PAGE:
Daffodil plants prefer a neutral to slightly acidic soil pH of 6.0 to 7.0. They thrive in rich, moist soil but, as with most bulbs, they require excellent drainage or they will rot. Since daffodils can survive for years, you will want to find a Read more
Among the causes for bud blast in daffodils: Nutrition – Fertilizer with too much nitrogen tends to encourage healthy plant and leaf production and cuts down on daffodil blooms. Weather – Extreme hot or cold weather after a daffodil blooms can cause bud blast in Read more
Under natural conditions, most daffodils are pollinated either by the wind or by insects such as bees, which transfer pollen from the anthers to the stigma. This pollen travels into the flower's ovary, where it fertilizes the ovules, eventually forming seeds.
Adults have mistaken daffodil bulbs for onions. Daffodil is a common name for a family of plants called Narcissus. However, eating any part of the plant can cause symptoms such as nausea, vomiting, abdominal pain, and diarrhea. These symptoms usually last about 3 hours.
Since Narcissus is a perennial, every 5 to 10 years, divide the clumps of bulbs in early summer. Once flowers are produced, it is best to keep plants away from direct sunlight and in a cool area. This will prolong the flowering period in a Read more
Narcissus, in Greek mythology, the son of the river god Cephissus and the nymph Liriope. He was distinguished for his beauty. According to Ovid's Metamorphoses, Book III, Narcissus's mother was told by the blind seer Tiresias that he would have a long life, provided he Read more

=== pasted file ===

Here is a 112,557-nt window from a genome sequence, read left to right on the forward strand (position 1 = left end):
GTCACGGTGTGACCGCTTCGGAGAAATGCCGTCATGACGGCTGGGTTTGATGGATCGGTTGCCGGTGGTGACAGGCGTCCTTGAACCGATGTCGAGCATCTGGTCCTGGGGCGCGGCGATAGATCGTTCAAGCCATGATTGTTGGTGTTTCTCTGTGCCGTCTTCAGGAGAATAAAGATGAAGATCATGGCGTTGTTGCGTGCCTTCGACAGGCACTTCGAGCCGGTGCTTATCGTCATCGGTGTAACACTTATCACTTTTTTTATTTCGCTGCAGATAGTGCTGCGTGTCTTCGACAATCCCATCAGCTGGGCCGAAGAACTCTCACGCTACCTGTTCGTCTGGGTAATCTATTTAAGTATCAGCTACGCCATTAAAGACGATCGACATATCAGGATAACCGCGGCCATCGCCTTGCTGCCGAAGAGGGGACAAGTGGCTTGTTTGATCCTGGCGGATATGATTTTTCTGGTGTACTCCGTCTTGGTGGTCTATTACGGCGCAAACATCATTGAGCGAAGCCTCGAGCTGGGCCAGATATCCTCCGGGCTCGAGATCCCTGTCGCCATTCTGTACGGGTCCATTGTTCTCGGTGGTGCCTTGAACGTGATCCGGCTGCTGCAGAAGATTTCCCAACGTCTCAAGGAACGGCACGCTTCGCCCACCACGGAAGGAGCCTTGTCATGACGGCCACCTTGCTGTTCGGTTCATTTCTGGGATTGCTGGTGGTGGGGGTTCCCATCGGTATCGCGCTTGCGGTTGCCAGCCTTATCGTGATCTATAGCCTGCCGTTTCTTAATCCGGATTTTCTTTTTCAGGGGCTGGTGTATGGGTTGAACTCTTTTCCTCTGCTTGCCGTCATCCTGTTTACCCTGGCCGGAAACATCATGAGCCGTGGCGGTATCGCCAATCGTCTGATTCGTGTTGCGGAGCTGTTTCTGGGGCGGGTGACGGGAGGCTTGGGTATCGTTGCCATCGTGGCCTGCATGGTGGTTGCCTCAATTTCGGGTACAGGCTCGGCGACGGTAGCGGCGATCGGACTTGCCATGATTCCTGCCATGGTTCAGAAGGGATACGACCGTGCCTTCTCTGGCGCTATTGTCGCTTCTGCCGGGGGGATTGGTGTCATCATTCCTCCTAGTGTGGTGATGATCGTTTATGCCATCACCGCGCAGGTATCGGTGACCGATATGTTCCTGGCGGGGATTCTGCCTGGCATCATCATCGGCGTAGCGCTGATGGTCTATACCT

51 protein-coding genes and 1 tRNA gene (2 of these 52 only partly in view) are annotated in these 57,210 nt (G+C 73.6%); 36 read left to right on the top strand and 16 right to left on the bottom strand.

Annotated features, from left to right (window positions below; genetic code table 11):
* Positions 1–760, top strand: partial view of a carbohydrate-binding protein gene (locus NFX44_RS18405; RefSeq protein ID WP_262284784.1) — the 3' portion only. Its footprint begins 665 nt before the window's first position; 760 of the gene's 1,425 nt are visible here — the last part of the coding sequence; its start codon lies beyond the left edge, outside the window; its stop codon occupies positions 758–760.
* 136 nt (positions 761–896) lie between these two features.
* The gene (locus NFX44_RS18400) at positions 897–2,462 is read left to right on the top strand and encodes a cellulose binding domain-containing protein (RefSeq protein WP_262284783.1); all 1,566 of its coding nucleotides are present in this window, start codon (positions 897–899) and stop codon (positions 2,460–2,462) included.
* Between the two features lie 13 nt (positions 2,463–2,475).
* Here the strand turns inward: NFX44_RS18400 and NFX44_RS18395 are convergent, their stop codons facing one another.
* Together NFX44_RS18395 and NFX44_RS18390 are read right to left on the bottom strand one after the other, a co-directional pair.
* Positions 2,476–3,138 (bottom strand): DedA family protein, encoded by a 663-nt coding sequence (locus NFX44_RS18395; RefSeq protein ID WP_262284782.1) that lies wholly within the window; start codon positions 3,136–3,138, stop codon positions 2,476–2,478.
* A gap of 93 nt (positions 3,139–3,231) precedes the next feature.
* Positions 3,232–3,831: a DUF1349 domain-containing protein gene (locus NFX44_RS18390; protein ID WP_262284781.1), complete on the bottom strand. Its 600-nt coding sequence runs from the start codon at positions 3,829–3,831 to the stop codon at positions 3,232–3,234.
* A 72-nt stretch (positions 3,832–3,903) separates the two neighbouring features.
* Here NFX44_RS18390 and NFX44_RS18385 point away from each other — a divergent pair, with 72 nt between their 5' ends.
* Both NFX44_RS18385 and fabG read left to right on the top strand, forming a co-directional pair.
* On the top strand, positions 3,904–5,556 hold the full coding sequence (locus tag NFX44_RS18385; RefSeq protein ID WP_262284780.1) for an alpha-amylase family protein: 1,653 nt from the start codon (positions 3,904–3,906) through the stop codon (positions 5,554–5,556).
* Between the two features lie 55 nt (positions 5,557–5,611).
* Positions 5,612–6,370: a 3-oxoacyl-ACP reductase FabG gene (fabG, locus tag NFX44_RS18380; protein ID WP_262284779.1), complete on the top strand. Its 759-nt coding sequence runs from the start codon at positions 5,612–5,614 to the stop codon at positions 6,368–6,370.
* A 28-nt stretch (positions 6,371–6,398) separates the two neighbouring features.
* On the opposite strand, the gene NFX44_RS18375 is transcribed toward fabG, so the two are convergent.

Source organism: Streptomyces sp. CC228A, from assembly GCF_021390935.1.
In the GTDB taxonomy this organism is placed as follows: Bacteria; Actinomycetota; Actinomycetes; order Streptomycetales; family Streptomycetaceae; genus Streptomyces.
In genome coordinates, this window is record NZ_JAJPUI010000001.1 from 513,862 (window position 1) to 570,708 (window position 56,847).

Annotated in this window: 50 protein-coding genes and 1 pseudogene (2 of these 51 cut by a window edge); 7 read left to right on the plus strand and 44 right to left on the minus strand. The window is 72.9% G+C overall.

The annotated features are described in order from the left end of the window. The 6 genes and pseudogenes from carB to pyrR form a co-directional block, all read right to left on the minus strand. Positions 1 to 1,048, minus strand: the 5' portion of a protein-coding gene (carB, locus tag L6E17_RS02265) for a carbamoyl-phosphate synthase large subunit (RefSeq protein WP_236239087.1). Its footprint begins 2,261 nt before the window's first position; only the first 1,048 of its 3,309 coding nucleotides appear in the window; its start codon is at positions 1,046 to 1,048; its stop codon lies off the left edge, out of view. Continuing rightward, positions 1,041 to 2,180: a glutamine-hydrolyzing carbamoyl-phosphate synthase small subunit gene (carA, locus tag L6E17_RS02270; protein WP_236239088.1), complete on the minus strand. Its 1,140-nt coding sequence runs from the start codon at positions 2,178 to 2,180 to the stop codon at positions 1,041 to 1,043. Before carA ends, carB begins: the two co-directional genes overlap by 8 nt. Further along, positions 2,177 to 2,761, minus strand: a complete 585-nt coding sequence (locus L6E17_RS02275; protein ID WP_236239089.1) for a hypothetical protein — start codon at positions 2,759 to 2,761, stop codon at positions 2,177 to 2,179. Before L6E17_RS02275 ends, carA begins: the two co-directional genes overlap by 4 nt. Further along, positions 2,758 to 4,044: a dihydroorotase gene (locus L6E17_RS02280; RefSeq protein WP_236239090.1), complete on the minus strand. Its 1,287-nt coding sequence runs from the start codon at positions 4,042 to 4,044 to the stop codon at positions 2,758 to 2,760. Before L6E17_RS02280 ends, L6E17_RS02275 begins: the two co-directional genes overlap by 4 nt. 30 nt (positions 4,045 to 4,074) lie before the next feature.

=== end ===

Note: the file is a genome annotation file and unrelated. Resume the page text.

Hardy perennials that come back year after year (and even spread—or naturalize—if they're happy), daffodils are one of the easiest bulbs for a beginner to grow. Happy in a wide range of climates (they grow everywhere in the US except southern Florida), they will greet Read more
Outdoor narcissus planted in the ground for spring blooms Narcissus bulbs are ideally planted during the months of September, October and November. Make a hole about three times deeper than the bulb size to protect it from winter frost spells.
The emerging plant generally has two leaves, but the mature plant usually three, rarely four, and they are covered with a cutin containing cuticle, giving them a waxy appearance.
Narcissus appreciate a summer baking. They do well in pots and containers deep enough to let their roots run. Six weeks after blooming turn the pot on it's side and place out of the way. Turn it up again in the fall to start another Read more
Although all narcissus can be forced to bloom out of season, only the paper-whites can be grown in water without soil – although these beauties are actually place just above the water.
The single leafless stem or scape, appearing from early to late spring depending on the species, bears from 1 to 20 blooms.
* Hyacinth, narcissus, daffodils: eating the bulbs can cause nausea, vomiting and diarrhea, and can be fatal. Prolonged contact with the flowers of both plants can cause skin irritation.
Whether you call them daffodils, jonquils or narcissus, this easy-to-grow, cheerful sign of spring is one bulb people love, but deer don't. Unlike some spring-flowering bulbs that are candy to deer, daffodils are toxic and generally left alone.